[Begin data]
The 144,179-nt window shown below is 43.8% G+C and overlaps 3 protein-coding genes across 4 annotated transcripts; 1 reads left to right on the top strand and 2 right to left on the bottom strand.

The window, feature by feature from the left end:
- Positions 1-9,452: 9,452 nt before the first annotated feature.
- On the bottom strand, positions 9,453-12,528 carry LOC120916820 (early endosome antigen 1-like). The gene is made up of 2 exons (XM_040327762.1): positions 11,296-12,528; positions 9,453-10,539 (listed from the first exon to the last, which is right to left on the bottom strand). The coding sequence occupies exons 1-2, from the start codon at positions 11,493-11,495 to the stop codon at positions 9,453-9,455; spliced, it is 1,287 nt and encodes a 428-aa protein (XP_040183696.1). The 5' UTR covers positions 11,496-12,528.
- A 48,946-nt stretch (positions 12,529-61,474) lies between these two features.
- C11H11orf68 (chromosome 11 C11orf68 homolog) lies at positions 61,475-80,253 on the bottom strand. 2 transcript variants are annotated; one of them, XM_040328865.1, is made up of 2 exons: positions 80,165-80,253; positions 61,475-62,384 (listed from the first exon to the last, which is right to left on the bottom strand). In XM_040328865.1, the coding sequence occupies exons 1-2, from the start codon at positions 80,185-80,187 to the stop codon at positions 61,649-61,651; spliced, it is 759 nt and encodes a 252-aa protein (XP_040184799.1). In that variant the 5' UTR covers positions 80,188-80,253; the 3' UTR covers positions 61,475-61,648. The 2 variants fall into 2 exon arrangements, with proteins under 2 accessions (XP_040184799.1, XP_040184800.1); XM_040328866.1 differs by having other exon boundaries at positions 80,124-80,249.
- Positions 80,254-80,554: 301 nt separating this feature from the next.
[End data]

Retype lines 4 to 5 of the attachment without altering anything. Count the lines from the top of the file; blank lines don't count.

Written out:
- On the bottom strand, positions 9,453-12,528 carry LOC120916820 (early endosome antigen 1-like). The gene is made up of 2 exons (XM_040327762.1): positions 11,296-12,528; positions 9,453-10,539 (listed from the first exon to the last, which is right to left on the bottom strand). The coding sequence occupies exons 1-2, from the start codon at positions 11,493-11,495 to the stop codon at positions 9,453-9,455; spliced, it is 1,287 nt and encodes a 428-aa protein (XP_040183696.1). The 5' UTR covers positions 11,496-12,528.
- A 48,946-nt stretch (positions 12,529-61,474) lies between these two features.